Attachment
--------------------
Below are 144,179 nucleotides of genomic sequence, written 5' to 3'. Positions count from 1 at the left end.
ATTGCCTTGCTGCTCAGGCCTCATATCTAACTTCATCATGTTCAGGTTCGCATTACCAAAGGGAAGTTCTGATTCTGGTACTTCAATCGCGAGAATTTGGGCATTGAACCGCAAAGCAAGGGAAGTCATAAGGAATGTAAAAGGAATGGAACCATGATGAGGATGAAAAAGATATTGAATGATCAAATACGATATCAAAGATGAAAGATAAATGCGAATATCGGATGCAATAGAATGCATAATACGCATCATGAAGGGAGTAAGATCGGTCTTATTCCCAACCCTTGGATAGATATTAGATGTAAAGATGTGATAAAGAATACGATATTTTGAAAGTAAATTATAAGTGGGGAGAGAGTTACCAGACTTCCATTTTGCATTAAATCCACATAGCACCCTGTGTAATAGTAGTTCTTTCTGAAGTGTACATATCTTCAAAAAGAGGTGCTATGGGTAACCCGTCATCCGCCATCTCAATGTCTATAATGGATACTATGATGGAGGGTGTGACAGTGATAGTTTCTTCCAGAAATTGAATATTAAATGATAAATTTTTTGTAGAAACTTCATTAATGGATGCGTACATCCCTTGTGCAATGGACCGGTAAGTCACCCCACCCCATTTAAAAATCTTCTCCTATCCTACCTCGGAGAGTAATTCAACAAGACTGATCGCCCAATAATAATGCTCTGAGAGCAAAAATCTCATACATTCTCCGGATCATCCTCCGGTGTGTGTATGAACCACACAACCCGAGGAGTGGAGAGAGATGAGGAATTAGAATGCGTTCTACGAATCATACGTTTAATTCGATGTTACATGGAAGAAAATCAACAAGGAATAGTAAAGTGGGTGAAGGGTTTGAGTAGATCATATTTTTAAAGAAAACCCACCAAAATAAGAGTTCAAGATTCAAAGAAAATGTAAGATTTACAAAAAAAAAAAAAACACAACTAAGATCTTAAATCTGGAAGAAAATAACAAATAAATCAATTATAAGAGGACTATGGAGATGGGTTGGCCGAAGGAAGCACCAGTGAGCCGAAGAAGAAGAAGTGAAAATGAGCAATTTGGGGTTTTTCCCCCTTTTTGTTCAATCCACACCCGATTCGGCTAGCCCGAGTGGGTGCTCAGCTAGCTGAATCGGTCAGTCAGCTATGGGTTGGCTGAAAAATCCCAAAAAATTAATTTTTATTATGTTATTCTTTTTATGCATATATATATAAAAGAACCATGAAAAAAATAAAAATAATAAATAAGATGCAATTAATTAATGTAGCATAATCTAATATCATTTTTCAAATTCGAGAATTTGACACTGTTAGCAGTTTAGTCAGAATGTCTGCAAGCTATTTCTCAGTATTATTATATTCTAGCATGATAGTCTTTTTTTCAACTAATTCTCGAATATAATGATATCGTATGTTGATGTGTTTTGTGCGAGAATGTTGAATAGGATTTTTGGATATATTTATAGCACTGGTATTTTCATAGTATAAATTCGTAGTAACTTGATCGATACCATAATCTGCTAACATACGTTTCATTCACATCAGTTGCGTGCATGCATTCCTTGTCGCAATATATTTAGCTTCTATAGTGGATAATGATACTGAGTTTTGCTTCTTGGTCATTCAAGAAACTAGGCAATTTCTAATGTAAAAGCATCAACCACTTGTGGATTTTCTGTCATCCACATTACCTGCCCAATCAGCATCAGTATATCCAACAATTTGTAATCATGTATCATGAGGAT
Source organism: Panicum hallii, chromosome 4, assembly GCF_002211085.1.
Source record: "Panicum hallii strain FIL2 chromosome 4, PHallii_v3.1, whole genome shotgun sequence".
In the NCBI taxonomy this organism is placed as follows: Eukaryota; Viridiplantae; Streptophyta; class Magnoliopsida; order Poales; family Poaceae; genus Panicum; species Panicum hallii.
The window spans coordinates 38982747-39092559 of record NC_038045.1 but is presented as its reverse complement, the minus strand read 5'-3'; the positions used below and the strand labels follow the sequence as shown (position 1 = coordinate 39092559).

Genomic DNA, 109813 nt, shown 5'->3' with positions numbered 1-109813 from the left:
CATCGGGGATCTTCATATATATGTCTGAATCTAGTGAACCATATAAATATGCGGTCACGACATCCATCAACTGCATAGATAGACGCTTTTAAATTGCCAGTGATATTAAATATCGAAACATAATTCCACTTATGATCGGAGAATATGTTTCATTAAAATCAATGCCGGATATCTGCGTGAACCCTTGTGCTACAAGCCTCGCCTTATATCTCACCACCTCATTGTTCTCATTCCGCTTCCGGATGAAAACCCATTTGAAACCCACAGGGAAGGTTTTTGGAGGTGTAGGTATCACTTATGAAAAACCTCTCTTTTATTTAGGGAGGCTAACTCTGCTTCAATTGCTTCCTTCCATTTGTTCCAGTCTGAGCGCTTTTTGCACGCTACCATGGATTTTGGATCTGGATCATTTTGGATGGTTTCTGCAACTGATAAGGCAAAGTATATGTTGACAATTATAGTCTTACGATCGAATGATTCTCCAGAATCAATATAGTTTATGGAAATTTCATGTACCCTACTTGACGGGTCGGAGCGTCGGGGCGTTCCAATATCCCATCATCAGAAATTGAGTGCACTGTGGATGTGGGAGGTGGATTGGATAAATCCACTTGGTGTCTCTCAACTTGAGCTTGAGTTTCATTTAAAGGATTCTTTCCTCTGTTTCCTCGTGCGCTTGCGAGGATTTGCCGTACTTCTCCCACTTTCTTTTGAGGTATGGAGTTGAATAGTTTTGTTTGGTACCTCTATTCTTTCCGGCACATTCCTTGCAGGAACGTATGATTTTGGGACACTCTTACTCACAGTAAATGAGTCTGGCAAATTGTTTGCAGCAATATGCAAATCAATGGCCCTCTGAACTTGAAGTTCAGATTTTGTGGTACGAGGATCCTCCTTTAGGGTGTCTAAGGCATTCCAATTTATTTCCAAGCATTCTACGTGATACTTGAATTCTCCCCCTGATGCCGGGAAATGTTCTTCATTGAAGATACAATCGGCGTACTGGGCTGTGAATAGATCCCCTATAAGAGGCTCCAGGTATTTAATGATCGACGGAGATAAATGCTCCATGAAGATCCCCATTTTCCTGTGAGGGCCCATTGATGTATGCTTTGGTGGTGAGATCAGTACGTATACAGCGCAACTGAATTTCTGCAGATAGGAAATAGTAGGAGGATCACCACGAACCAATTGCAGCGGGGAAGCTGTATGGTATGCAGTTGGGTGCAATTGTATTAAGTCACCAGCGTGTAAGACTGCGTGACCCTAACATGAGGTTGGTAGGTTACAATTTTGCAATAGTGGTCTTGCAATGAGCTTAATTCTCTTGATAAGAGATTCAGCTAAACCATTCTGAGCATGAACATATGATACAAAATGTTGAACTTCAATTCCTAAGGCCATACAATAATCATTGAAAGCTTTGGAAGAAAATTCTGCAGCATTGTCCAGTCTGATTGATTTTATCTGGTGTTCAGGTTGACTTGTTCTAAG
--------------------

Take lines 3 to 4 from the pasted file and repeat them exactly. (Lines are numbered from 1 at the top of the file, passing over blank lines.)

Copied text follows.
Source organism: Panicum hallii, chromosome 4, assembly GCF_002211085.1.
Source record: "Panicum hallii strain FIL2 chromosome 4, PHallii_v3.1, whole genome shotgun sequence".